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UI helps strengthen Tajik law schools
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A view of Dushanbe, the capital of Tajikistan.
A team from the University of Iowa College of Law is working with law schools in Tajikistan to strengthen the Central Asian country’s form of legal education and, ultimately, its entire legal system.
The law school will host seven professors from Tajikistan’s three law schools next week, providing them with insight into how U.S. law schools teach the law. This follows a trip last May to Tajikistan by John Reitz, a law professor and expert in the comparative study of foreign legal systems, and Iowa City resident Kunduz Asanova, a former professor of law in Kyrgyzstan and a graduate of the law school’s masters program. They spent a week with Tajik law professors discussing the U.S. legal system and legal education in both countries.
Tajikistan is a former Soviet republic that has struggled following its independence in 1991 and a lengthy and devastating civil war. The country is mostly mountainous, and is strategically important to the United States because it borders Iran, Afghanistan, and China. The country also hosts several NATO military units involved in the war in Afghanistan.
Reitz says the professors have been learning about the U.S. legal system, its history and constitutional jurisprudence, and especially its independence from other sources of political power. He says the meetings with the Tajik professors next week will focus largely on teaching methods but will also expose the Tajik visitors to the American system of criminal justice, including some visits with local judges and prosecutors or defense lawyers.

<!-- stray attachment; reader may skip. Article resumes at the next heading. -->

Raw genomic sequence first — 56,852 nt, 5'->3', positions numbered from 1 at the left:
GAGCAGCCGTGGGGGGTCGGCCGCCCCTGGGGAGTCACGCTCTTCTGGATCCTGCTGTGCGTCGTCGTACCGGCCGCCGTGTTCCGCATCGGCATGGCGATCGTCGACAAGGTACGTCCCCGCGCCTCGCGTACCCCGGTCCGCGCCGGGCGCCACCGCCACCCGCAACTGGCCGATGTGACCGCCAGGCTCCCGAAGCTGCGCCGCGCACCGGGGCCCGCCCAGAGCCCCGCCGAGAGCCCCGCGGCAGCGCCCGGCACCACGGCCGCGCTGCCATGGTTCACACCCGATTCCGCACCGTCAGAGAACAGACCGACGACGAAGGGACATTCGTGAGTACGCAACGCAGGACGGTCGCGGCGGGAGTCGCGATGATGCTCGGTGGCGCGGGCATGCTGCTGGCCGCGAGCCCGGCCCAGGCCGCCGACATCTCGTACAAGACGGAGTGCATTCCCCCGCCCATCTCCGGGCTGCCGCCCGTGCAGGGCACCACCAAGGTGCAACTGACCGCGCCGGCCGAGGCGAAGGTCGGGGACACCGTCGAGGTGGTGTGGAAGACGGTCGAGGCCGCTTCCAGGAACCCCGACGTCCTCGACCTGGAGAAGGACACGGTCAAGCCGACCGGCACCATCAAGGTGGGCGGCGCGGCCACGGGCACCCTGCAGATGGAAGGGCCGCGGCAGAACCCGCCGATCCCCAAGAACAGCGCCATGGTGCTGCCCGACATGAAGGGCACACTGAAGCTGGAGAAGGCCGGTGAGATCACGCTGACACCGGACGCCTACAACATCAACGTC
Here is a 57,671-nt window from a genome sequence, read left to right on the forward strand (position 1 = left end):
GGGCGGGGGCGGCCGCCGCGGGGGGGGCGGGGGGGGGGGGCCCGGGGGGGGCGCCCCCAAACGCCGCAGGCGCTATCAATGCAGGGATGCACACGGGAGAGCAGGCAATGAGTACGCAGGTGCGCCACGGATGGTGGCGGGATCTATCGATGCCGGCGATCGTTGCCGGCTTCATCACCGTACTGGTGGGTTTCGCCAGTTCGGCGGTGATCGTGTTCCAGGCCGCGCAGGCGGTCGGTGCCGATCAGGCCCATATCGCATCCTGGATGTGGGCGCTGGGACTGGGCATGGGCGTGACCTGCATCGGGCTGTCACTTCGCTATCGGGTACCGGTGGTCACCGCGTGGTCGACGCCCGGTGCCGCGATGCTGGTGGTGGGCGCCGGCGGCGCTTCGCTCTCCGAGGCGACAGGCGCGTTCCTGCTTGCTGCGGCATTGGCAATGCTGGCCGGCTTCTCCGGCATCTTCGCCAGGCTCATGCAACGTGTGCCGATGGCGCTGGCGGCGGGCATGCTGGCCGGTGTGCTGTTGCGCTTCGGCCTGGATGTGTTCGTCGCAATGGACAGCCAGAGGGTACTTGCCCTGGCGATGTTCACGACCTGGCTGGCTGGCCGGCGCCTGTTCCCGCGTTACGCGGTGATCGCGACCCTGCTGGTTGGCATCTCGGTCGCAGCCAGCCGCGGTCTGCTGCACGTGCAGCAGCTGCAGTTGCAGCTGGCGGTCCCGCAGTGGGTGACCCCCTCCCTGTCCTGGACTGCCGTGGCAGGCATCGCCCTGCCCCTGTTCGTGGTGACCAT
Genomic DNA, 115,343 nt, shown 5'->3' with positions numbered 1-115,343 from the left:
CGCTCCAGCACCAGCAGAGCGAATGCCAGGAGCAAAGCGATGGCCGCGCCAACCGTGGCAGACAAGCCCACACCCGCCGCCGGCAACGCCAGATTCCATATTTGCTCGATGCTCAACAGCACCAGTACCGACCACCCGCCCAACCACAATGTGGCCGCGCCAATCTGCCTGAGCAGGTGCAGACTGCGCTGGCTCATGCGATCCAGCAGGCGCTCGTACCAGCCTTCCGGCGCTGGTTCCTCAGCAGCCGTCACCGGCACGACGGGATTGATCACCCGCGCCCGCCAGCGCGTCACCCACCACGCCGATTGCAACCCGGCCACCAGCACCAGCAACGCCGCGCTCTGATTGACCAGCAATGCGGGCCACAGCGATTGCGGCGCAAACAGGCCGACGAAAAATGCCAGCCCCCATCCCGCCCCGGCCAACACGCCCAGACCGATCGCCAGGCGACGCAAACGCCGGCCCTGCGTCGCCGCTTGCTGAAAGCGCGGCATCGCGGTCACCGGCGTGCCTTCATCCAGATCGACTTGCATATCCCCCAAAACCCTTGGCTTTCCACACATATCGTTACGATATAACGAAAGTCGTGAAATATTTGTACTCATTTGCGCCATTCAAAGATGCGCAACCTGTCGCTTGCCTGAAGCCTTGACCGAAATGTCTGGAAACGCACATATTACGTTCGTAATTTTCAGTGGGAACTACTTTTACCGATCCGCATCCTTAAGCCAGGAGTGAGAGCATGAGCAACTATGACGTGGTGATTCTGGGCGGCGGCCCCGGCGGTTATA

The professors will sit in on classes designed to orient first year law students the week of August 12 and foreign-trained master’s students to the U.S. legal system, as well as trial advocacy classes. They will also meet with teachers in the UI clinical law program. Reitz says he hopes they see a different relationship between the student and professor from what exists in Tajik law schools. There, he says law schools are based on the old Soviet model of legal training, which is heavy on learning laws and rules but not on encouraging lawyers to think about what they’re memorizing or to interact with their professors.
“The primary idea there is to transmit information to students,” he says. “Here, the idea is that we listen to our students, that they have a chance to talk with us and respond to our teaching. We teach by persuading and engaging our students; we want students to learn to think on their own.”
In the end, he said the hope is to help strengthen democracy in Tajikistan.
Education is such an important place for reform efforts, he says, because “the key to a democratic society is listening to other ideas and respecting them. Democracy starts with human relationships.”
The Tajik visits are sponsored by the American Bar Association’s Rule of Law Initiative, which promotes the rule of law in developing countries as the most effective long-term antidote to the most pressing problems facing the world today, including poverty, conflict, endemic corruption, and disregard for human rights.
In addition to Reitz and Asanova, clinical law professor John Whiston and clinical fellow Nathan Miller helped to organize the Tajik professors’ visit to Iowa. The UI teachers hope that this visit will lead to future collaboration with Tajik law schools, possibly through joint clinical programs.